Alexey Khripunov is Chief Executive Officer of Skyarc, a Russian UAS traffic management (UTM) company implementing its system in the airspace above St Petersburg
Can you give me a brief description of the Skyarc system and some timelines for when it will be fully operational in St Petersburg?
Skyarc is the first full-fledged UAS traffic management (UTM) system in Russia that uses navigation and surveillance data, meteorological information, aeronautical information and geospatial data. The innovative IT product is a distributed cloud solution. Preventing possible collisions of aircraft in the sky, Skyarc ensures conflict-free air traffic, safety and information security of flights, including protection of communication channels and resistance to cyber attacks. The application has the web interface and two-step reliable authentication to protect users and ensure information security.
Today, it is possible to obtain a row of digital services, such as flight plan submission, flight authorisations, weather data and flight tracking. Tactical deconfliction will be available in 2024-2025.
The base services are to be fully operational at the end of 2022 in St Petersburg, along with other big cities in Russia. The services are crucial for advanced urban air mobility.
How do drone operators connect to the system? And how do they receive alerts if emergency helicopter operations require them to cease operations?
The drone operator connects to the system through the remote pilot’s Skyarc application. In an emergency, the user receives warnings through the application immediately. The challenge here is that there is not a mandatory requirement for general aviation in Russia to be equipped with the appropriate transponders. So sometimes we even do not know about the helicopter flight as it is not transparent within the current CNS/ATM system. However, the Ministry of Transport is tackling the problem and the solution is to equip helicopters and aircraft with ADS-B/ mode S transponders.
When do you plan to add detect-and-avoid functionalities?
The platform can receive data from both cooperative and non-cooperative surveillance sources (MLAT, ADS-B, radars) along with information from cellular networks provided by mobile operators, including future 5G technologies. We are currently starting research to find out the best approach to ground-based collision avoidance systems development. Aeroscript works out the logic on models, investigates its suitability for UAVs with various maneuvering capabilities.
We are planning to start test flights this summer, albeit there is a large layer of issues associated with regulations. It will take at least two to three years to form the regulatory framework and confirm compliance with the regulator.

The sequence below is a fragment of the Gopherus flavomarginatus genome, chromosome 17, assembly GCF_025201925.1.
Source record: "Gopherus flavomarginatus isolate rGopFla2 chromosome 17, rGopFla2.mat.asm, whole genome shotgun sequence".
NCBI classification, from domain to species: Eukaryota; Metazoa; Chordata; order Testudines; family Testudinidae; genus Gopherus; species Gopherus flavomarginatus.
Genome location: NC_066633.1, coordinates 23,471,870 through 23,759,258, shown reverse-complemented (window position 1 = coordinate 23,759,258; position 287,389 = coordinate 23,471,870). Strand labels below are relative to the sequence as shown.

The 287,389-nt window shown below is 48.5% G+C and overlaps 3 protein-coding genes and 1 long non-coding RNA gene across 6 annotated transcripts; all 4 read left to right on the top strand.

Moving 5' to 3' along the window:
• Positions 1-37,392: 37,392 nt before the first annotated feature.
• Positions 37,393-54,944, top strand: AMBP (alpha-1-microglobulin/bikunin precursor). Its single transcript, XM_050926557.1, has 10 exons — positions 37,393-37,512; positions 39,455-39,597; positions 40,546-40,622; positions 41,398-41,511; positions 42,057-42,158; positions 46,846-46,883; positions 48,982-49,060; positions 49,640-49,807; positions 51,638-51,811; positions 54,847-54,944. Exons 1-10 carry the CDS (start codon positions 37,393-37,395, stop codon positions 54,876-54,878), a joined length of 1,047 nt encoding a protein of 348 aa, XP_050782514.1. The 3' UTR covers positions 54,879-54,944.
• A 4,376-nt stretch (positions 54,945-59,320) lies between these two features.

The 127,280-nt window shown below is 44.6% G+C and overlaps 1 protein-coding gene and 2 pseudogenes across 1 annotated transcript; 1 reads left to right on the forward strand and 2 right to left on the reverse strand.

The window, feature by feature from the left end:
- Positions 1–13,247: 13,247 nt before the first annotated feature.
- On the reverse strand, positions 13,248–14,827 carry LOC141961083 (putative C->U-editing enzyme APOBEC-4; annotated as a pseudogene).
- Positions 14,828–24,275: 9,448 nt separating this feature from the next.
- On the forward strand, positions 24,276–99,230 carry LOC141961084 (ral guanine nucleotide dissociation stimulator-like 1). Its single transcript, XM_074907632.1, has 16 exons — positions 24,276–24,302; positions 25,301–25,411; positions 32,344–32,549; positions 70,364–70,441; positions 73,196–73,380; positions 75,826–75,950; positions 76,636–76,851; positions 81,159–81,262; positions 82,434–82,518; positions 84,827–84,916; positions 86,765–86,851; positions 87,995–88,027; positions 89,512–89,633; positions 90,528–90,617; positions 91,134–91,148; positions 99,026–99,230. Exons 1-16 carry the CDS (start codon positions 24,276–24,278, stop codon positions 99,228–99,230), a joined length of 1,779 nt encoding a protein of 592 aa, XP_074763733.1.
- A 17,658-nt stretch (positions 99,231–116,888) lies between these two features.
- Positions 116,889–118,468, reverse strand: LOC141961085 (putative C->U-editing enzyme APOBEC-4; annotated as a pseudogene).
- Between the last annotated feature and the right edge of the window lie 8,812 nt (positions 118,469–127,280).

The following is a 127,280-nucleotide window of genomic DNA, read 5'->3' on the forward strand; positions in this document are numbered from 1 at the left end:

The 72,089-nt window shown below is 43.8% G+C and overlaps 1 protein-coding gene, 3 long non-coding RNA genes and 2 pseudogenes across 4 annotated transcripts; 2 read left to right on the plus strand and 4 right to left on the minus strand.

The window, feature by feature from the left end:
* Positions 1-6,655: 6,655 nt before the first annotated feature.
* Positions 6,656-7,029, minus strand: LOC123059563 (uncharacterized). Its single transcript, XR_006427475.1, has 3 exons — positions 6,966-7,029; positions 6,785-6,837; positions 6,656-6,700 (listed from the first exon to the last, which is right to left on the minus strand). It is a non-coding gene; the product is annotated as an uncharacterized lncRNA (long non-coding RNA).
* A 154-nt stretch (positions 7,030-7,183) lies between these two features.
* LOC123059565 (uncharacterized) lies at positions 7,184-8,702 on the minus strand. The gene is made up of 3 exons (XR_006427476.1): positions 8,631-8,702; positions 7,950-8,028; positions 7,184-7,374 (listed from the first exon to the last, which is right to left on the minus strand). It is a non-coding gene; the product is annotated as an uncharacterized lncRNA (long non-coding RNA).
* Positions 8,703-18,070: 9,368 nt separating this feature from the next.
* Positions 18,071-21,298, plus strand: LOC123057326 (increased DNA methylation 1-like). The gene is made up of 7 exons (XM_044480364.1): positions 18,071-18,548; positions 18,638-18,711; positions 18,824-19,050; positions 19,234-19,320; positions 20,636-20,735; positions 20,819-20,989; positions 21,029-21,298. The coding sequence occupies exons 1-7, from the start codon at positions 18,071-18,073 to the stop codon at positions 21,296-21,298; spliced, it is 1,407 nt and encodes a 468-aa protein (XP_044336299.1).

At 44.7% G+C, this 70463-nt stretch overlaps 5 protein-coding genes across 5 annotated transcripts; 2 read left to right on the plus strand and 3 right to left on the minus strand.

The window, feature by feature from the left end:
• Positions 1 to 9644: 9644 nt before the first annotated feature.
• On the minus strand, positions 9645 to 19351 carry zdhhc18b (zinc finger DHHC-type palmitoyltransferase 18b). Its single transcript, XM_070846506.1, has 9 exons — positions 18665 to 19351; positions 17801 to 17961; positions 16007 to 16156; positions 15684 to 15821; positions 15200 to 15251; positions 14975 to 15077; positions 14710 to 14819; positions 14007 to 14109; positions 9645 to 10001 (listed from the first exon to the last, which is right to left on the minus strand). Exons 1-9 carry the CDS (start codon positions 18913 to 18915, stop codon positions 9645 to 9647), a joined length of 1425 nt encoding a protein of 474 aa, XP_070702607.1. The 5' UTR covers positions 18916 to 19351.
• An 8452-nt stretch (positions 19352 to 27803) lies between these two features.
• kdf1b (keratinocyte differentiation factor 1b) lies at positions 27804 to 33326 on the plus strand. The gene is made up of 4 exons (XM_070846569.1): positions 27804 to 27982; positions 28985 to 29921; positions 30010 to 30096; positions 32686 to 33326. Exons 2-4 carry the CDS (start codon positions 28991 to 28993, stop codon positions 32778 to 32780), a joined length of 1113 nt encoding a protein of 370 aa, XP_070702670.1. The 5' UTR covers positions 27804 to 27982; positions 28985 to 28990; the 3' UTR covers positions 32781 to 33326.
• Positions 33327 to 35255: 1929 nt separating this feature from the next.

How have you worked with the national/local regulator to gain approval for implementing the system?
Aeroscript, with its well-known expertise both in air navigation technologies and IT, interacts with the Ministry of Transport of the Russian Federation and the Government of St Petersburg. We strongly believe that the Skyarc platform will be operated as the common digital UTM platform by the Russian air navigation service provider (ANSP).
What is the state of the commercial drone industry in the St Petersburg region – are you planning for any beyond visual line of sight (BVLOS) flights and flights above people in the near future?
About 1,000 UAV flights are performed in St Petersburg annually. We are conducting research together with a cellular operator on the suitability of its infrastructure for UAV flights. The issue is complex and depends not only on the digital platform, but also on reliable UAVs, CNS infrastructure for drones and the regulatory framework. However, we have already launched a series of tests of the service for electronic identification (eID) using the infrastructure of cellular operators and a small-sized UAV transponder AST-402.
Are there any plans to operate the system in other regions in Russia and/or international markets?
The platform has been tested in 17 million square kilometres of Russian airspace, including seven zonal ATC centres. For instance, drone operators from Samara, Rostov-on-Don, Leningrad Region, and other cities use Skyarc to carry out their flights.
The urban air mobility programme is supported by the local government and has been launched in the City of St Petersburg and Leningrad Region. The same project is to be started in Moscow this summer.
Are you aligned to the European U-space programme?
We closely following the activities of international organizations such as ICAO, RTCA and EUROCAE, as well as different programmes initiated in Europe, USA and China. Aeroscript is doing its best to harmonize the Russian UTM project Skyarc with the best world practices. We participate in major conferences and hope that soon we will be able to share our experience with the international community.